from a porch in Kyung Lee Dan

This, two nights ago, from a porch in Kyung Lee Dan…
…more to come.

Paul, grade 8

"No one says war is good.  Passini is one of these people.  He thinks war is bad too, but his thoughts are a little different than other people.  Other people thinks war is bad, but defeat is worse.  The narrator says that, but he is only the one that says it.  It means that more people thinks like him.  In fact, I think like the narrator too.  But Passini is different than other people.  He doesn’t think defeat is worse.  He thinks war is all bad.  Even defeat is one part of war.  Winning is also a part of war.  In that sense, someone should win, and someone should lose.  And that is all war."

-Paul, grade 8

Eunhang Saeguri

This is what South Korea looks like, more often than not…


That is the Eunhang Saeguri (Eunhang Intersection), taken yesterday from the window of my classroom at the Junggye branch of CDI.

Today is my day off once again, and once again I am going to spend much of it grading papers at Starbucks.  My mom asked me during our weekly phone conversation on Sunday if I like grading papers, and I think I said something like: "The first few are interesting, but once I get to the twentieth or thirtieth it gets old."  I have taken to bringing a book with me to read in-between blocks of grading, and I often find myself picking up a pen to correct errors in it before realizing that this is a book and therefore not in need of a grade.  It scares me a bit, this behavior.  The grading zone is hard to escape. 

I am very broke, but I get paid next Wednesday.  I have been broke for much of this month, and thus have been counting down the days & weeks until payday for a while.  It’s quite frustrating, making lots of money while simultaneously worrying about money.  Annoying, too, especially in Korea.  It’s difficult enough living here at times, let alone living here on a small budget.  One more week.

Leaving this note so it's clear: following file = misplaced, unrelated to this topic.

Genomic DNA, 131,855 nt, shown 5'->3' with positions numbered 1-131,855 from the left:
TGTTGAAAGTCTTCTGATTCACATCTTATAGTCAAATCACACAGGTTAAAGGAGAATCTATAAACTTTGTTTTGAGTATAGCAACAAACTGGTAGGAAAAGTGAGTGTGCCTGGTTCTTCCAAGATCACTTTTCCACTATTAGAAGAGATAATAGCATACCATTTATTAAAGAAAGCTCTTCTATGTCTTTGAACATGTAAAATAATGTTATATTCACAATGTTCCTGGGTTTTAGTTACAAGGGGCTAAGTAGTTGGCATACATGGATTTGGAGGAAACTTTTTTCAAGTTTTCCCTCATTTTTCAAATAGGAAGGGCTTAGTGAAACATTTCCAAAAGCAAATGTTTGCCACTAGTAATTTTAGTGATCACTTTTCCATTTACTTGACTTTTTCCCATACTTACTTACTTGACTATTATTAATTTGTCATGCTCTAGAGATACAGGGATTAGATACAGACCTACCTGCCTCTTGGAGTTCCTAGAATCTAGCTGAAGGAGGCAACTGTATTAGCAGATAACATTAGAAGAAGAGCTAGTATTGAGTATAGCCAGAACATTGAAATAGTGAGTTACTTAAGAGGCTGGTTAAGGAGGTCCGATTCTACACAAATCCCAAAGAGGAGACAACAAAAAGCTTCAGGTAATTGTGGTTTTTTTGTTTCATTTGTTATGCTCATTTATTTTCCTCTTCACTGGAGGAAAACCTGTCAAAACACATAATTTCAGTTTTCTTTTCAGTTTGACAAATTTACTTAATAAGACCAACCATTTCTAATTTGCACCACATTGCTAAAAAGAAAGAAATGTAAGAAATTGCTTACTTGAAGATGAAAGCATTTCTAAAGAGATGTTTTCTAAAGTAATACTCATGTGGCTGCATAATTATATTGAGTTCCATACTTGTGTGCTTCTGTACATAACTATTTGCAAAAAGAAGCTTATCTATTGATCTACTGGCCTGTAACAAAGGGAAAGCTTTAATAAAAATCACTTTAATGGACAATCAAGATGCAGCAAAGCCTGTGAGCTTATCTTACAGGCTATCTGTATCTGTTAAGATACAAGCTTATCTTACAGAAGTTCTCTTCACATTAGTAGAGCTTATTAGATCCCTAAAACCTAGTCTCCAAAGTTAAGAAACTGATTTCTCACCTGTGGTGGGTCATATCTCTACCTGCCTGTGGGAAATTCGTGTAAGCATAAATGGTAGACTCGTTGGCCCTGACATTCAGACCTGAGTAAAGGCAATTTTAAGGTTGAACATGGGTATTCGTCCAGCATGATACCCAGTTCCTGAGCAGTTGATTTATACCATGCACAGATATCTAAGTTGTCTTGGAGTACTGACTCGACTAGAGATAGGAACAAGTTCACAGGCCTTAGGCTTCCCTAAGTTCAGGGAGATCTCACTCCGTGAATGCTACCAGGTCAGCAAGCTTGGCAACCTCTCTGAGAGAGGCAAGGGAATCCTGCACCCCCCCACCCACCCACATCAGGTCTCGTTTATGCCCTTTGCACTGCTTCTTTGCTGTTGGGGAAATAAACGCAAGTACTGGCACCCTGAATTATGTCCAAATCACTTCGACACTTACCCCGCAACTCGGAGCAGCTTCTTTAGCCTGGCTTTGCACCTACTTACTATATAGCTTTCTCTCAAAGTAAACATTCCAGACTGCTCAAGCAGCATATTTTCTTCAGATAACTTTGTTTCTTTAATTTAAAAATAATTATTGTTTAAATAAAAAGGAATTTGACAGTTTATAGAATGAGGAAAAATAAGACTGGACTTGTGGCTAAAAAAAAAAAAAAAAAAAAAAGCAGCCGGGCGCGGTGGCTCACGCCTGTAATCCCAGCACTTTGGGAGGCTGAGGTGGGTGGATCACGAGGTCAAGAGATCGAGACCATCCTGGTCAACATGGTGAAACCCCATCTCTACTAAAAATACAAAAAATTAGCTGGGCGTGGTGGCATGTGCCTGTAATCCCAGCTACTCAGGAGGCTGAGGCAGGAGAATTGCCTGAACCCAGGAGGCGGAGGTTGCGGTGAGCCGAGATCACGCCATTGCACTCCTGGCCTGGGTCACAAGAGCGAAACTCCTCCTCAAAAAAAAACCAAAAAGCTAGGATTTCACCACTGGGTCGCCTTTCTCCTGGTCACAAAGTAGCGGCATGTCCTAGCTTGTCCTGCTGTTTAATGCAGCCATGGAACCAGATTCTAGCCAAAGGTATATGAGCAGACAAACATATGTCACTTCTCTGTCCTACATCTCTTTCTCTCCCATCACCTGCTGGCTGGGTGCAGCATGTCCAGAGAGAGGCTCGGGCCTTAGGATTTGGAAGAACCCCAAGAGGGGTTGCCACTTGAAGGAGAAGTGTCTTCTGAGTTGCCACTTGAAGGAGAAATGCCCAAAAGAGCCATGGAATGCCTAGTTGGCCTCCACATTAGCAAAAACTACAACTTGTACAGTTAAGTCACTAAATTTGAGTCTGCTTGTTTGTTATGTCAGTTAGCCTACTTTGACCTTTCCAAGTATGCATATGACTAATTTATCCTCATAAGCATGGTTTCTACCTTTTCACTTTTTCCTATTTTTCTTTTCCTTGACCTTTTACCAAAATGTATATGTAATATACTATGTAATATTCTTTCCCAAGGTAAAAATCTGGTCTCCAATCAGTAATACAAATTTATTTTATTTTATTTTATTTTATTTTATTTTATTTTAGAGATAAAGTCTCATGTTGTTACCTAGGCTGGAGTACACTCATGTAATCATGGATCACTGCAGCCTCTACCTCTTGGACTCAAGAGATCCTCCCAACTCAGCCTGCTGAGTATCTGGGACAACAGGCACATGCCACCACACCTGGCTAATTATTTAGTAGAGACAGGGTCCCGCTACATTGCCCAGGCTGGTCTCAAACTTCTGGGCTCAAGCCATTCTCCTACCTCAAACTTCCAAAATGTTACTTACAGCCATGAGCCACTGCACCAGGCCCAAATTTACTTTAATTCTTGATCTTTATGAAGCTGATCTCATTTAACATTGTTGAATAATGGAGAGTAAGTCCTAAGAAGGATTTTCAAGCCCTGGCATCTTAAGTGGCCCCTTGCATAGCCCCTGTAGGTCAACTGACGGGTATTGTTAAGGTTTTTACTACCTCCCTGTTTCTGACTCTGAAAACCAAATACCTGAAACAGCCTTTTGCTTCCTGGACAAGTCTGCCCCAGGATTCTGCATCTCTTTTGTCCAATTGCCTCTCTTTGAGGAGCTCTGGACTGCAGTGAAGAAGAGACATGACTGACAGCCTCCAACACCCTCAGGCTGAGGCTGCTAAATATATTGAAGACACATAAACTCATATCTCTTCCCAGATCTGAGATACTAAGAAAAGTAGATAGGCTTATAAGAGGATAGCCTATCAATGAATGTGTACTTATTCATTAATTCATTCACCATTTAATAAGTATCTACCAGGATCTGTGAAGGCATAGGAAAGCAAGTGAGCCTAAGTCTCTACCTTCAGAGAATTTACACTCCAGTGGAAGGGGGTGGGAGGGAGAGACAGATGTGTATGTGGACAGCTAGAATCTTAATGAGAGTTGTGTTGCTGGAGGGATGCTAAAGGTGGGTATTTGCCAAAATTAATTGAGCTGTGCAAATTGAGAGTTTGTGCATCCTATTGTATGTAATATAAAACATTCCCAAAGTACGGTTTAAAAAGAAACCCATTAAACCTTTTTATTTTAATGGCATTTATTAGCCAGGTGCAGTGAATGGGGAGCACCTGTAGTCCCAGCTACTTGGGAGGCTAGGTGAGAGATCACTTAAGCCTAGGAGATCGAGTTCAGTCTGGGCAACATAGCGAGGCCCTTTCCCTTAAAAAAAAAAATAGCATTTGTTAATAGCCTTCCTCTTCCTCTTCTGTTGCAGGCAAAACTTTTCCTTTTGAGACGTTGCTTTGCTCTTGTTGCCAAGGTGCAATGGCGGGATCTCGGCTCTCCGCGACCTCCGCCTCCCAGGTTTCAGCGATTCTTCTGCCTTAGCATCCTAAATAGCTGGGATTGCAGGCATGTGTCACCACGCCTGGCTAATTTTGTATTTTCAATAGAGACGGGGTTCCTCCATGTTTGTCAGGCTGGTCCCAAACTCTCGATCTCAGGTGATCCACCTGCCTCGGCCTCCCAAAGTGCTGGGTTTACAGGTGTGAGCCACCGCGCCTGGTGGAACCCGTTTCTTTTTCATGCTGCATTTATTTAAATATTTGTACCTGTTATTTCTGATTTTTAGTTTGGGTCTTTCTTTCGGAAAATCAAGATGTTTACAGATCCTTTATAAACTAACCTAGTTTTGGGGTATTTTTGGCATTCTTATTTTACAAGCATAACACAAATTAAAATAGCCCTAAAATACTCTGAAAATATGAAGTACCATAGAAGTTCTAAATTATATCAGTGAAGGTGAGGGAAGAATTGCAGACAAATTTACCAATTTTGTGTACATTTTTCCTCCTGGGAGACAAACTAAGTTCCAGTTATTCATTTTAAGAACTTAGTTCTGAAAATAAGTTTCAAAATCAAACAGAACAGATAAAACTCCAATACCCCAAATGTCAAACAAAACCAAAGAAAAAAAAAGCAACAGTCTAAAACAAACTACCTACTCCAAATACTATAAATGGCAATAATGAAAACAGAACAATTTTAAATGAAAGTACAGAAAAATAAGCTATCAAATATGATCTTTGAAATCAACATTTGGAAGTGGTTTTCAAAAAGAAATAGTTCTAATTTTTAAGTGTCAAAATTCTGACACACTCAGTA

A week ends, a week begins. Time goes by.
“Oh, Jesus… not now.”
“You are like so totally deep, man.”
“Seriously, leave me alone.”
“What is the meaning of life, oh wise one?”
“I’m really not in the mood for this shit.”
“Well, now you know how we feel.”
“What? You don’t like my posts?”
“This one sucks.”
“Yes, but I’d say that’s more your fault than mine.”
“You weren’t really off to a good start.”
“I’d only written two sentences.”
“Two crappy sentences. What are you, introducing a soap opera?”
“Yes, that’s exactly what I’m doing. Stupid-heads.”
“Did you call us stupid-heads?”
“I did.”
“Calling your readers stupid-heads, that’s brilliant.”
“Thank you.”
“Enough of this.”
“I WIN!”
“Oh, grow up.”
“Ok, stupid-heads.”
“I told you to leave me alone. You didn’t listen.”
“Ok, point taken. Continue with your post.”
“Fuck you.”
“What? Go ahead. Write.”
“You won’t interrupt me?”
“No. Enthrall us with stories of South Korea.”
“. . .”
“Well? We’re all waiting.”
“I’ve got nothing to say.”
“Yeah, we know.”
“. . .”
“. . .”

Any podiatrists in the hizzy?

I applied to film school today.  After three months of being lazy, I finally busted my ass these last coupla weeks and finished the essay and the video samples.  Just in time, too, as the application has to be in Paris by the first of April.  I procrastinate, but I get done.  Not always, but in this case.  I paid the price for my procrastination, though, as I had to send it via super fast UPS which cost me seventy bucks.  C’est la vie, n’est pas?  Oui, je pense.  Je pense.

Now I wait and I earn money.